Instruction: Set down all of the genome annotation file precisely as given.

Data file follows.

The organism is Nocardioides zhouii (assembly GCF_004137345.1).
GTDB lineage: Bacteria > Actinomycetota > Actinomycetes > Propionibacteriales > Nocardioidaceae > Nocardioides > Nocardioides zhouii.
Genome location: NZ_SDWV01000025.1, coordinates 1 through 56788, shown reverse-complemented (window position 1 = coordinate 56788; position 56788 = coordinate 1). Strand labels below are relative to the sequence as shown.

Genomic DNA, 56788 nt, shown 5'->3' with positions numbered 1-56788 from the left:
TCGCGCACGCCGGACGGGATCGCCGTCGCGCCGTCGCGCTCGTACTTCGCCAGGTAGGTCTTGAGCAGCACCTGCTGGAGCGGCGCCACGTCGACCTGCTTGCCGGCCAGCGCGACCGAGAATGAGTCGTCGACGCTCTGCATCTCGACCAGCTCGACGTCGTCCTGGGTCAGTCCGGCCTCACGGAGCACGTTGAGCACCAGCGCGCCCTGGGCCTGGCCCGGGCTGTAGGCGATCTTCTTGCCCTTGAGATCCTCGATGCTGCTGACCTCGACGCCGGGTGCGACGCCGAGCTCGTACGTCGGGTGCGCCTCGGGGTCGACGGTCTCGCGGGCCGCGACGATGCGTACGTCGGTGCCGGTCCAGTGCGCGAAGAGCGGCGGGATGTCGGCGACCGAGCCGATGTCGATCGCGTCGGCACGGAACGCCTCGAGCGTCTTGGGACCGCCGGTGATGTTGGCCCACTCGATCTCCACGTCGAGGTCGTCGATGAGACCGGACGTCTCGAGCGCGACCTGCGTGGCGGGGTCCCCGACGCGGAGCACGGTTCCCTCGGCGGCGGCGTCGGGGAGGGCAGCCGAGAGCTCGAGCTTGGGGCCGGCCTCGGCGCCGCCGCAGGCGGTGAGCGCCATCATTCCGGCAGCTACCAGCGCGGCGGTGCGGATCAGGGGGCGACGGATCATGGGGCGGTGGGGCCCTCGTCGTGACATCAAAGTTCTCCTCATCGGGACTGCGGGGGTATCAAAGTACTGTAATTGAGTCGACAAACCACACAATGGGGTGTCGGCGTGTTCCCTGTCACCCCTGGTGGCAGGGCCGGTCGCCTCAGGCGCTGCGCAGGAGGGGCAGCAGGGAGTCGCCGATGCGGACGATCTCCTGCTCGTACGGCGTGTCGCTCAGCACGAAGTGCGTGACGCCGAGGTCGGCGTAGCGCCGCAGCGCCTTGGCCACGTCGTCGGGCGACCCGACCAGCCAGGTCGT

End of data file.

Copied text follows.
The organism is Nocardioides zhouii (assembly GCF_004137345.1).
GTDB lineage: Bacteria > Actinomycetota > Actinomycetes > Propionibacteriales > Nocardioidaceae > Nocardioides > Nocardioides zhouii.
Genome location: NZ_SDWV01000025.1, coordinates 1 through 56788, shown reverse-complemented (window position 1 = coordinate 56788; position 56788 = coordinate 1). Strand labels below are relative to the sequence as shown.

Genomic DNA, 56788 nt, shown 5'->3' with positions numbered 1-56788 from the left:
TCGCGCACGCCGGACGGGATCGCCGTCGCGCCGTCGCGCTCGTACTTCGCCAGGTAGGTCTTGAGCAGCACCTGCTGGAGCGGCGCCACGTCGACCTGCTTGCCGGCCAGCGCGACCGAGAATGAGTCGTCGACGCTCTGCATCTCGACCAGCTCGACGTCGTCCTGGGTCAGTCCGGCCTCACGGAGCACGTTGAGCACCAGCGCGCCCTGGGCCTGGCCCGGGCTGTAGGCGATCTTCTTGCCCTTGAGATCCTCGATGCTGCTGACCTCGACGCCGGGTGCGACGCCGAGCTCGTACGTCGGGTGCGCCTCGGGGTCGACGGTCTCGCGGGCCGCGACGATGCGTACGTCGGTGCCGGTCCAGTGCGCGAAGAGCGGCGGGATGTCGGCGACCGAGCCGATGTCGATCGCGTCGGCACGGAACGCCTCGAGCGTCTTGGGACCGCCGGTGATGTTGGCCCACTCGATCTCCACGTCGAGGTCGTCGATGAGACCGGACGTCTCGAGCGCGACCTGCGTGGCGGGGTCCCCGACGCGGAGCACGGTTCCCTCGGCGGCGGCGTCGGGGAGGGCAGCCGAGAGCTCGAGCTTGGGGCCGGCCTCGGCGCCGCCGCAGGCGGTGAGCGCCATCATTCCGGCAGCTACCAGCGCGGCGGTGCGGATCAGGGGGCGACGGATCATGGGGCGGTGGGGCCCTCGTCGTGACATCAAAGTTCTCCTCATCGGGACTGCGGGGGTATCAAAGTACTGTAATTGAGTCGACAAACCACACAATGGGGTGTCGGCGTGTTCCCTGTCACCCCTGGTGGCAGGGCCGGTCGCCTCAGGCGCTGCGCAGGAGGGGCAGCAGGGAGTCGCCGATGCGGACGATCTCCTGCTCGTACGGCGTGTCGCTCAGCACGAAGTGCGTGACGCCGAGGTCGGCGTAGCGCCGCAGCGCCTTGGCCACGTCGTCGGGCGACCCGACCAGCCAGGTCGT